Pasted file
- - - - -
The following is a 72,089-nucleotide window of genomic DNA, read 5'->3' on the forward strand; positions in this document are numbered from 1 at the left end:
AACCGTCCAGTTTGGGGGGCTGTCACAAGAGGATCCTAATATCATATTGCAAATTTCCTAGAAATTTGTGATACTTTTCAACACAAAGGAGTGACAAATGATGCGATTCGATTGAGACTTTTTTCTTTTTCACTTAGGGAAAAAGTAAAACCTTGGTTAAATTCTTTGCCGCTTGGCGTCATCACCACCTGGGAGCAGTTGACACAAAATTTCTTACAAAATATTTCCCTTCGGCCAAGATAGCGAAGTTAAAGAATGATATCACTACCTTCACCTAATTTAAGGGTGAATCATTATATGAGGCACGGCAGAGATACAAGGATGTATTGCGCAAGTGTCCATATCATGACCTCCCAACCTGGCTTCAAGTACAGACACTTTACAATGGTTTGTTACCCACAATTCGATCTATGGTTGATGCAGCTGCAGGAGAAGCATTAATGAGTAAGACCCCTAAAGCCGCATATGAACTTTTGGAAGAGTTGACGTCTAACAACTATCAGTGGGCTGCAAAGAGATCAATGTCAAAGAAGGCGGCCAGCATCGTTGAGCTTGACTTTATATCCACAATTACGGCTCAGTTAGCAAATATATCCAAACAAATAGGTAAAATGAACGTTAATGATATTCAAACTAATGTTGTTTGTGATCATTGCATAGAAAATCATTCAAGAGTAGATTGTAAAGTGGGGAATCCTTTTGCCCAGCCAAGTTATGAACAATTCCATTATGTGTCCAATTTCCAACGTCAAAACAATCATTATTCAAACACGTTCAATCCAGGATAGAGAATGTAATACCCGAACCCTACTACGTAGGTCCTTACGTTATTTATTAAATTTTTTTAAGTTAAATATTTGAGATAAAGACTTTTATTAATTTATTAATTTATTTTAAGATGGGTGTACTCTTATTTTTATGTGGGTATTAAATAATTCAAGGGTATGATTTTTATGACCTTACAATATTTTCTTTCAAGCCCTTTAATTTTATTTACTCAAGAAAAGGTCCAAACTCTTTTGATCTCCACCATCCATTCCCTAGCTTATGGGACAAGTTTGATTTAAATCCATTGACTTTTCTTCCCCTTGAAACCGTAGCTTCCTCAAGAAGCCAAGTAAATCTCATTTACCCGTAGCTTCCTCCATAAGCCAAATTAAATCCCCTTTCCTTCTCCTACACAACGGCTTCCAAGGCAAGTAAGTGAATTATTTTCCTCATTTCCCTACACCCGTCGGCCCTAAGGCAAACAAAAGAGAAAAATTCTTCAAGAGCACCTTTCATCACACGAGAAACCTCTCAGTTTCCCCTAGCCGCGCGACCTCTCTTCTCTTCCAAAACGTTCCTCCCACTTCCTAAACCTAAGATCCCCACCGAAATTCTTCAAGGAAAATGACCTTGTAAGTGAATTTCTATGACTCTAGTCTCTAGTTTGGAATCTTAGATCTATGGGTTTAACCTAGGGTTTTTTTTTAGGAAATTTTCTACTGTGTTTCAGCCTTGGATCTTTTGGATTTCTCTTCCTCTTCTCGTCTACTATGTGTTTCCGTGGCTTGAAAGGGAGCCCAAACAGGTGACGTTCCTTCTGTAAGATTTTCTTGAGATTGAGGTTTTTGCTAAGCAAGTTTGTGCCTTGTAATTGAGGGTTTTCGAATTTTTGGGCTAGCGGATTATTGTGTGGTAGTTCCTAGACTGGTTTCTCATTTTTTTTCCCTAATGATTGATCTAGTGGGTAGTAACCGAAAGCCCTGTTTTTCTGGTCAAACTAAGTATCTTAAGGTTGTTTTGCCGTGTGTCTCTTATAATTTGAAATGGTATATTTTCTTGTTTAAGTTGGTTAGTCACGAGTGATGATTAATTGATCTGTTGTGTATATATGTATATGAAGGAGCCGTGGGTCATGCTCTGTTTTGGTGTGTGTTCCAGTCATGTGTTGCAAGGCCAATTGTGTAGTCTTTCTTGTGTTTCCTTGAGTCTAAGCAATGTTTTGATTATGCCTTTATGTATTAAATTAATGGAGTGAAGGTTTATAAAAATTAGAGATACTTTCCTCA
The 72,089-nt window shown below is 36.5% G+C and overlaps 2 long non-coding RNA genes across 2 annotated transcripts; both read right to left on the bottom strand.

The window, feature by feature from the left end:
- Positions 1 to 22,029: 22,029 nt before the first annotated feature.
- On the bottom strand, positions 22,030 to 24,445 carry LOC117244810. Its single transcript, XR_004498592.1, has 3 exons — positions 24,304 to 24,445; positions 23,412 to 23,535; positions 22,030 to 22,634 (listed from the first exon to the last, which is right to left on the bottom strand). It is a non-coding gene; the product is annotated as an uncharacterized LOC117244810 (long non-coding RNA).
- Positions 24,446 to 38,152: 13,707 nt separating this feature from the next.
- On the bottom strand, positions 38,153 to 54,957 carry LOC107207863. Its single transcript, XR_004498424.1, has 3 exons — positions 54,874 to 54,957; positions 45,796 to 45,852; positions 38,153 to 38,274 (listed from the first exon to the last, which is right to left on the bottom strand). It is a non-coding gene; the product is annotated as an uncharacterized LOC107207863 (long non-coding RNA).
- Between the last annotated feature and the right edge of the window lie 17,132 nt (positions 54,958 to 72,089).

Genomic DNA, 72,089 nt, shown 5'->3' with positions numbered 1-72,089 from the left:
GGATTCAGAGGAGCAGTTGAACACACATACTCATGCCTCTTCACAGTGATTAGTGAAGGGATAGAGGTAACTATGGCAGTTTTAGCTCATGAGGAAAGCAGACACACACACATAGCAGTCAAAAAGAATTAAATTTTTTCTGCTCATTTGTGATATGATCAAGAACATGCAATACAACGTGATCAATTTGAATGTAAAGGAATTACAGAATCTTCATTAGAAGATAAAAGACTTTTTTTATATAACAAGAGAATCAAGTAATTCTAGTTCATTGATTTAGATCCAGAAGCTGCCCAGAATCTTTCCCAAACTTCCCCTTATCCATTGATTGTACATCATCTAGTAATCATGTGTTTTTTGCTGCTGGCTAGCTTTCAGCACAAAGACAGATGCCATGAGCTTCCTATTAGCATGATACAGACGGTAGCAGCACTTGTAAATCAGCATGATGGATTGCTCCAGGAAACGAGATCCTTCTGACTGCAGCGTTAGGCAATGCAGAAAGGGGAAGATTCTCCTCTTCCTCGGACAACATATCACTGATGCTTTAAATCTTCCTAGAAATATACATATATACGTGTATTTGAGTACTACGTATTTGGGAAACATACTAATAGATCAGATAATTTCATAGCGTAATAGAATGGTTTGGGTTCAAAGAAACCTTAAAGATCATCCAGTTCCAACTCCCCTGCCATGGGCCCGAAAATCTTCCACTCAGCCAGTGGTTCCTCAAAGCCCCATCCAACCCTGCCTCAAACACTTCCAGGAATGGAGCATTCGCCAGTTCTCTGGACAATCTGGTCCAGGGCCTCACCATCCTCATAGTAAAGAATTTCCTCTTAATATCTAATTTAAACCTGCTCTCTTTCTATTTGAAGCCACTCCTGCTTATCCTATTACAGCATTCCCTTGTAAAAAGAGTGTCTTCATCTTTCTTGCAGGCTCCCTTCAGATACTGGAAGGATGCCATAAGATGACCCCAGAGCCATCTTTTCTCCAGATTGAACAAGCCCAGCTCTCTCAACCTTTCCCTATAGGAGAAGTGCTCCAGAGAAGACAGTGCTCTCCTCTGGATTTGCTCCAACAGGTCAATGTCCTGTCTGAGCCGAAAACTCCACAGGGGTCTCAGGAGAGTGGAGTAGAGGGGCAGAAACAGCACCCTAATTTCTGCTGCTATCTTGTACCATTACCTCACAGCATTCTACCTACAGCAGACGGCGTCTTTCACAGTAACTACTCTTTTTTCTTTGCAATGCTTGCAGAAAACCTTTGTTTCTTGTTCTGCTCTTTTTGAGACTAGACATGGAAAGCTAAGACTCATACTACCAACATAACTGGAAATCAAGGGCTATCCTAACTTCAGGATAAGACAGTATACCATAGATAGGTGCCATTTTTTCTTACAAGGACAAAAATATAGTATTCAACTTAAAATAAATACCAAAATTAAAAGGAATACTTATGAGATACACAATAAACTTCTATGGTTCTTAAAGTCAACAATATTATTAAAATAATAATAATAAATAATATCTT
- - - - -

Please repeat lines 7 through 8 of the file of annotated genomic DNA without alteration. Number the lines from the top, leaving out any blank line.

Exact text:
- Positions 24,446 to 38,152: 13,707 nt separating this feature from the next.
- On the bottom strand, positions 38,153 to 54,957 carry LOC107207863. Its single transcript, XR_004498424.1, has 3 exons — positions 54,874 to 54,957; positions 45,796 to 45,852; positions 38,153 to 38,274 (listed from the first exon to the last, which is right to left on the bottom strand). It is a non-coding gene; the product is annotated as an uncharacterized LOC107207863 (long non-coding RNA).